Recent threats by President Trump to “totally destroy” North Korea and to repudiate the Iran deal have brought the world to the brink of a nuclear catastrophe and have intensified global insecurity. Responsible, moral leadership would recognize the Iran deal as an important example of successful diplomacy and conflict transformation that engaged many nations in an arduous, nonviolent process to build trust and avoid military confrontation. Similar honest and respectful, if difficult, diplomatic engagement should mark our approach to North Korea.
To threaten the existence of a nation of 25 million people goes against all the values of our Catholic faith as well as the principles of universal human rights on which the United Nations was founded. To ‘totally destroy’ North Korea would be an unspeakable crime against humanity; to threaten such an action is outrageous, reprehensible and beneath the dignity of a leader of one of the world’s great democracies.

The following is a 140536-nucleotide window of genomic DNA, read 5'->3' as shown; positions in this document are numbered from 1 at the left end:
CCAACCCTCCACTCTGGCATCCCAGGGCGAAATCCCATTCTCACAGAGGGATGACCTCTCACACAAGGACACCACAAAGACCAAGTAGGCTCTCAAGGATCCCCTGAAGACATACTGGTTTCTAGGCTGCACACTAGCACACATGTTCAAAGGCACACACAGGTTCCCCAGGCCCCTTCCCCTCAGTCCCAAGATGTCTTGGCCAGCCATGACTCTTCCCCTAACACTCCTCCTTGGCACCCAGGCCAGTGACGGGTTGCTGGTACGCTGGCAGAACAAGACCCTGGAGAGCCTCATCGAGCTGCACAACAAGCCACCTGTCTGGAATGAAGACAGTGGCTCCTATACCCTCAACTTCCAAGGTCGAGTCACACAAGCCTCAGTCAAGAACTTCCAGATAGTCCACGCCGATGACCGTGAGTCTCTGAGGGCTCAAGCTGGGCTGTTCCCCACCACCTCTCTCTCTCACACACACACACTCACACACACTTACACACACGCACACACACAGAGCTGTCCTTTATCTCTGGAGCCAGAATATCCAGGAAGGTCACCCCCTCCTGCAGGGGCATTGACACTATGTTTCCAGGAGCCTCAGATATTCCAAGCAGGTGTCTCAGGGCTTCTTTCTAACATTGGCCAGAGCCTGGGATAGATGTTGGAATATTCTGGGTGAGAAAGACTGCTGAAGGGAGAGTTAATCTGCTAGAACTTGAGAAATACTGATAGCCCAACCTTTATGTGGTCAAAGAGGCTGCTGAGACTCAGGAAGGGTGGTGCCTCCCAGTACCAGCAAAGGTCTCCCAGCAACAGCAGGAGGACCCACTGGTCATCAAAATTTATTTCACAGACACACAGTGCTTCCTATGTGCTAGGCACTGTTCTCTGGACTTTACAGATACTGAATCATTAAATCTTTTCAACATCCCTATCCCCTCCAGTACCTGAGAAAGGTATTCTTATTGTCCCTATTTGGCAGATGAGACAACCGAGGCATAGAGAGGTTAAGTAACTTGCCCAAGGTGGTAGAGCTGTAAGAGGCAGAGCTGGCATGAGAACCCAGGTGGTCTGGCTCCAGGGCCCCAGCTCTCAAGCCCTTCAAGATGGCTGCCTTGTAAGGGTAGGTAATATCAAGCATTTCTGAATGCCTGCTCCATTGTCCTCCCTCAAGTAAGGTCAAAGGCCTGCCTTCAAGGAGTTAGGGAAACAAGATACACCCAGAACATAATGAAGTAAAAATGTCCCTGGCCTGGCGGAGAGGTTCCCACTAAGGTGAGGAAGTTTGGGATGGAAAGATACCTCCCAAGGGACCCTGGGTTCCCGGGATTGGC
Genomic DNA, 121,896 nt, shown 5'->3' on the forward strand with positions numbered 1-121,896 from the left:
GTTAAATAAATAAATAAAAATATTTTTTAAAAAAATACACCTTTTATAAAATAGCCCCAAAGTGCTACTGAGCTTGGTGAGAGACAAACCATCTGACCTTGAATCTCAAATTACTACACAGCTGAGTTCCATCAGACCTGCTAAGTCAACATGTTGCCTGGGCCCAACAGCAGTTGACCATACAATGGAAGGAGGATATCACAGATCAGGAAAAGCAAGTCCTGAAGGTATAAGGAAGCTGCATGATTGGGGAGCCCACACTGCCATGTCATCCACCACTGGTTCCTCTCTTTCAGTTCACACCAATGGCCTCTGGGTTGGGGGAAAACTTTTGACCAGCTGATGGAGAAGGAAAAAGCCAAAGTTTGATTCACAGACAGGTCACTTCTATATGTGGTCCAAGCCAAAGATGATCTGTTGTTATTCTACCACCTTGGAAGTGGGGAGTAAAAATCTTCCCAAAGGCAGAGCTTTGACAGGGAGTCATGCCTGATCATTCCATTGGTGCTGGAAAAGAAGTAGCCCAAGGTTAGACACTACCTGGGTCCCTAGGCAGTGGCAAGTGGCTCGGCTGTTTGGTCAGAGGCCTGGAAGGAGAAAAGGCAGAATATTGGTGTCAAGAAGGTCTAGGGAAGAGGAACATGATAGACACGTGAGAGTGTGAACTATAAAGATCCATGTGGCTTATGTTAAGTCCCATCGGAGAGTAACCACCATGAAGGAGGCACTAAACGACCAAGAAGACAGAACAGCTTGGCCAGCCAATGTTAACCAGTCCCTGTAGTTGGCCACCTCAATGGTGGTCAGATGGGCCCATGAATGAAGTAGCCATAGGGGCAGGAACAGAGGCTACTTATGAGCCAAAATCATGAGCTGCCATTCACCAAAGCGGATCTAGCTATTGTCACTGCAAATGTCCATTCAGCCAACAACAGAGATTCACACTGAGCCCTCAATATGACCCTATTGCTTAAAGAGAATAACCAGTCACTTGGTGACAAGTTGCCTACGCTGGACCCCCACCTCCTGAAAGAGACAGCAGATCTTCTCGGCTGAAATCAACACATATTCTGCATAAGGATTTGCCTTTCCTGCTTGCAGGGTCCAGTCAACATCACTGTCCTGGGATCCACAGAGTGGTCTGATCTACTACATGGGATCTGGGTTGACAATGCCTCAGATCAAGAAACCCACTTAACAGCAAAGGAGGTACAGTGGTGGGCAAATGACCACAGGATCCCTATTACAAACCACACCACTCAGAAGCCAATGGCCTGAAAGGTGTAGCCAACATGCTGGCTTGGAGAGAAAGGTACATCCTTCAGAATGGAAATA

Moreover, the Iran deal has successfully reduced the nuclear danger and has opened the door to other diplomatic efforts in the Middle East, including de-escalating the wars in Syria and Iraq. It is an extremely important example of effective nonviolent action that has the potential in the long term of leading to just peace. As such, the Iran deal should shore up the commitment of the international community to dialogue and negotiation rather than war as a means of transforming conflict.
Pope Francis has called for dialogue with North Korea and a rejection of “the narrative of fear…and the rhetoric of hatred.” At the UN, Archbishop Paul Gallagher, the Vatican’s foreign minister, said, ”The international community must respond by seeking to revive negotiations … Peace and international stability cannot be founded on mutually assured destruction or on the threat of annihilation.”
Congress and the Administration should carefully protect the Iran Deal and apply similar diplomatic skills in our relationship with North Korea.